In 2017, Fusing Identity and Class Politics in "Trumpland"
Like millions of other Americans, I was shocked, but perhaps not entirely surprised, by Donald Trump’s victory on election night. His blatant racism and misogyny, cynical exploitation of economic populism, and ties to fascist ideology have generated enormous fears. Yet if we stop at the point of those fears, and let fatalism or blame games drive our response to the Trump regime, then we have already ceded our power to him.
Yes, Trump carries the whiff of fascism, and many of his followers indeed hold racist and misogynist beliefs. But we cannot stop thinking at that point. We should begin to ask ourselves: if we lived in Europe during the rise of fascism in the 1920s or early 1930s, what would we actually do to stop it? In that era many progressives were defending tepid establishment politics, and radicals were making boring speeches, while the fascists were forming chorale groups, hiking societies, and theater troupes to reach and inspire people on an emotional level.
The European left at that time didn’t effectively speak to large numbers of working-class and middle-class citizens, particularly in small towns and cities, and created a vacuum that the far-right was all too eager to fill. In fear of alienating the majority, leftists also failed to defend the rights of Jews, Gypsies, and others who were targeted as the economic scapegoats for the Depression. They failed to have a sense of their own power and their ability to go on the offensive, and went into a reactive mode, defining themselves by what they were against rather than what they were for.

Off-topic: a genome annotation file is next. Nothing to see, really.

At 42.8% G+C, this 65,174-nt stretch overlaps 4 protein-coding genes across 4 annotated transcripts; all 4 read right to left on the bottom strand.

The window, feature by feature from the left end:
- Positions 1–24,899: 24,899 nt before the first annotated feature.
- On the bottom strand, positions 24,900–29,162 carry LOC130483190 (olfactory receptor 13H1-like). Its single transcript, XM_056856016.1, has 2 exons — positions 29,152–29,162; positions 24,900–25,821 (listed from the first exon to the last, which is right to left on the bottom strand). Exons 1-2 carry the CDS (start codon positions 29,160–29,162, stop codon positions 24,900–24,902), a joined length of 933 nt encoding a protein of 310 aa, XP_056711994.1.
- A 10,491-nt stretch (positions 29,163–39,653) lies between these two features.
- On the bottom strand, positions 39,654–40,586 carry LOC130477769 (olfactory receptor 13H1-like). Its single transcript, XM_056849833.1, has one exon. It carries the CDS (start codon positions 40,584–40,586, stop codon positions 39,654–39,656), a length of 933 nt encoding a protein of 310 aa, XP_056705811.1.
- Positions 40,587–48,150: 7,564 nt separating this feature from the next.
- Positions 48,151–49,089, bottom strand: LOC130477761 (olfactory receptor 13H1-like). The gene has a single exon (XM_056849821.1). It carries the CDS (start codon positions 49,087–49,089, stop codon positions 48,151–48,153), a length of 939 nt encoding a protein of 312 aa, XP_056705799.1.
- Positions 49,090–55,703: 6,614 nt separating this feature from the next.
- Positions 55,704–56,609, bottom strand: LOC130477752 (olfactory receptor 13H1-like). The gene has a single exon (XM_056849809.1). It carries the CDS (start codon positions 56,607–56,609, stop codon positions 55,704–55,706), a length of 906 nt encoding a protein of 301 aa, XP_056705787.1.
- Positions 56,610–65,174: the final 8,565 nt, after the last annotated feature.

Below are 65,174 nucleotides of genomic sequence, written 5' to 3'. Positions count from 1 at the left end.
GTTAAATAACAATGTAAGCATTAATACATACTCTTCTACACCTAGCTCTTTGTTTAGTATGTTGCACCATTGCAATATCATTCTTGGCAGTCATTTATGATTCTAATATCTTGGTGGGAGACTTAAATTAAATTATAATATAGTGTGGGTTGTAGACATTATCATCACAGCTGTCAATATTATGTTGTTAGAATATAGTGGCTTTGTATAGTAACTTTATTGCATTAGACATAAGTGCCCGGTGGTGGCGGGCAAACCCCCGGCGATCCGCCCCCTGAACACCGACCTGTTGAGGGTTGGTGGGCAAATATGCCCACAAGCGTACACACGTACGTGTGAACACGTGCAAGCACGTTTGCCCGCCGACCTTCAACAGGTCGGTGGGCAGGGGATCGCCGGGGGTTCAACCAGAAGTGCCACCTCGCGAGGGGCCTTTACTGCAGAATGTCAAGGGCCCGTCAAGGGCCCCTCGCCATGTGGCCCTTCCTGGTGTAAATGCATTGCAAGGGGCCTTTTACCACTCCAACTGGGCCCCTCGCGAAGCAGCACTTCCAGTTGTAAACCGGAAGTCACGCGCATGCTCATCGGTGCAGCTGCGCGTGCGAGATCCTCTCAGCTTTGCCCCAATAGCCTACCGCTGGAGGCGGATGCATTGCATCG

"The future looks bright—it’s just the present that sucks."
We can see these trends today, as many white progressives propose stepping back from defending so-called “identity politics,” in order to gain more votes from the white, straight majority. Many progressives and radicals likewise seem to be stepping back from class-based “unity politics,” by writing off huge areas of the country’s interior as a backward and hopeless “Trumpland.” Both knee-jerk reactions are enormous, strategic movement-killers at this moment in history.
The ascribed identities of race, ethnicity, and gender, and the achieved status of economic class, have always been inseparable this country’s history. Whether your politics are centered primarily on racial, ethnic, or gender identities, primarily on economic inequalities, or hopefully on both, our common enemy is the elites from both parties who currently hold power.